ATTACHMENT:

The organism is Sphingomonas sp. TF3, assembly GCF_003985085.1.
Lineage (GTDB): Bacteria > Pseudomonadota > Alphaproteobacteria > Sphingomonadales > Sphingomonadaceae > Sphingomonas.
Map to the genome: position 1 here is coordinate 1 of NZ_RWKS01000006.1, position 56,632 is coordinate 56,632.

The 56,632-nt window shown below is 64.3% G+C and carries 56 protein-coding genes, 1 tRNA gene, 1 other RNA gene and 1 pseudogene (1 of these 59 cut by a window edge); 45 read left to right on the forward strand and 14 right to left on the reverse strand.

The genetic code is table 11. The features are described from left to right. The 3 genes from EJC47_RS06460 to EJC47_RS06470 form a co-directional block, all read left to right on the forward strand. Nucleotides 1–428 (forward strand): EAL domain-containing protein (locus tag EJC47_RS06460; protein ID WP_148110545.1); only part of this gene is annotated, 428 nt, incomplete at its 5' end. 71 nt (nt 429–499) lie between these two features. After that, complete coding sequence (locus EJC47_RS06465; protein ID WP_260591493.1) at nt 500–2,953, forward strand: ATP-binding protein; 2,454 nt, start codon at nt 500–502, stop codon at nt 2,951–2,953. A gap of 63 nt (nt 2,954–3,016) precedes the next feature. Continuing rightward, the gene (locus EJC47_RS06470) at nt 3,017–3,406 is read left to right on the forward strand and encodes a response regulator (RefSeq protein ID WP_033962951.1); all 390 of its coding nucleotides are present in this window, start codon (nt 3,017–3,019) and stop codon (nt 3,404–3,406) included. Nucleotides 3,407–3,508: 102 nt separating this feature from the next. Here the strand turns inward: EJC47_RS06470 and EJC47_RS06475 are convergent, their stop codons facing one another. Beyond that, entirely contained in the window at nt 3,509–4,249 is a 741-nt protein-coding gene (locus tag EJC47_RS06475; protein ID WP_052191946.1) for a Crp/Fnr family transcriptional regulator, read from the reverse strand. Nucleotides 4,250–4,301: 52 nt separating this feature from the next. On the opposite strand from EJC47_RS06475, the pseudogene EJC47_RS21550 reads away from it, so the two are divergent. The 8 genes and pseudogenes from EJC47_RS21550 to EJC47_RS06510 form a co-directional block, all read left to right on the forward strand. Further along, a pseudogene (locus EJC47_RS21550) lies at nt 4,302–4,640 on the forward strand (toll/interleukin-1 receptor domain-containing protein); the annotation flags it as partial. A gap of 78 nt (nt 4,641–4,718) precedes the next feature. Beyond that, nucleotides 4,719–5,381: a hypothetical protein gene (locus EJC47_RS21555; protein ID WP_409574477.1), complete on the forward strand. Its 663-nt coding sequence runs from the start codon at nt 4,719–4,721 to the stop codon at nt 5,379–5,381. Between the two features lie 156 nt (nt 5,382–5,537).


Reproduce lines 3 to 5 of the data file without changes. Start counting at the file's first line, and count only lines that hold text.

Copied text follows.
Map to the genome: position 1 here is coordinate 1 of NZ_RWKS01000006.1, position 56,632 is coordinate 56,632.

The 56,632-nt window shown below is 64.3% G+C and carries 56 protein-coding genes, 1 tRNA gene, 1 other RNA gene and 1 pseudogene (1 of these 59 cut by a window edge); 45 read left to right on the forward strand and 14 right to left on the reverse strand.

The genetic code is table 11. The features are described from left to right. The 3 genes from EJC47_RS06460 to EJC47_RS06470 form a co-directional block, all read left to right on the forward strand. Nucleotides 1–428 (forward strand): EAL domain-containing protein (locus tag EJC47_RS06460; protein ID WP_148110545.1); only part of this gene is annotated, 428 nt, incomplete at its 5' end. 71 nt (nt 429–499) lie between these two features. After that, complete coding sequence (locus EJC47_RS06465; protein ID WP_260591493.1) at nt 500–2,953, forward strand: ATP-binding protein; 2,454 nt, start codon at nt 500–502, stop codon at nt 2,951–2,953. A gap of 63 nt (nt 2,954–3,016) precedes the next feature. Continuing rightward, the gene (locus EJC47_RS06470) at nt 3,017–3,406 is read left to right on the forward strand and encodes a response regulator (RefSeq protein ID WP_033962951.1); all 390 of its coding nucleotides are present in this window, start codon (nt 3,017–3,019) and stop codon (nt 3,404–3,406) included. Nucleotides 3,407–3,508: 102 nt separating this feature from the next. Here the strand turns inward: EJC47_RS06470 and EJC47_RS06475 are convergent, their stop codons facing one another. Beyond that, entirely contained in the window at nt 3,509–4,249 is a 741-nt protein-coding gene (locus tag EJC47_RS06475; protein ID WP_052191946.1) for a Crp/Fnr family transcriptional regulator, read from the reverse strand. Nucleotides 4,250–4,301: 52 nt separating this feature from the next. On the opposite strand from EJC47_RS06475, the pseudogene EJC47_RS21550 reads away from it, so the two are divergent. The 8 genes and pseudogenes from EJC47_RS21550 to EJC47_RS06510 form a co-directional block, all read left to right on the forward strand. Further along, a pseudogene (locus EJC47_RS21550) lies at nt 4,302–4,640 on the forward strand (toll/interleukin-1 receptor domain-containing protein); the annotation flags it as partial. A gap of 78 nt (nt 4,641–4,718) precedes the next feature. Beyond that, nucleotides 4,719–5,381: a hypothetical protein gene (locus EJC47_RS21555; protein ID WP_409574477.1), complete on the forward strand. Its 663-nt coding sequence runs from the start codon at nt 4,719–4,721 to the stop codon at nt 5,379–5,381. Between the two features lie 156 nt (nt 5,382–5,537).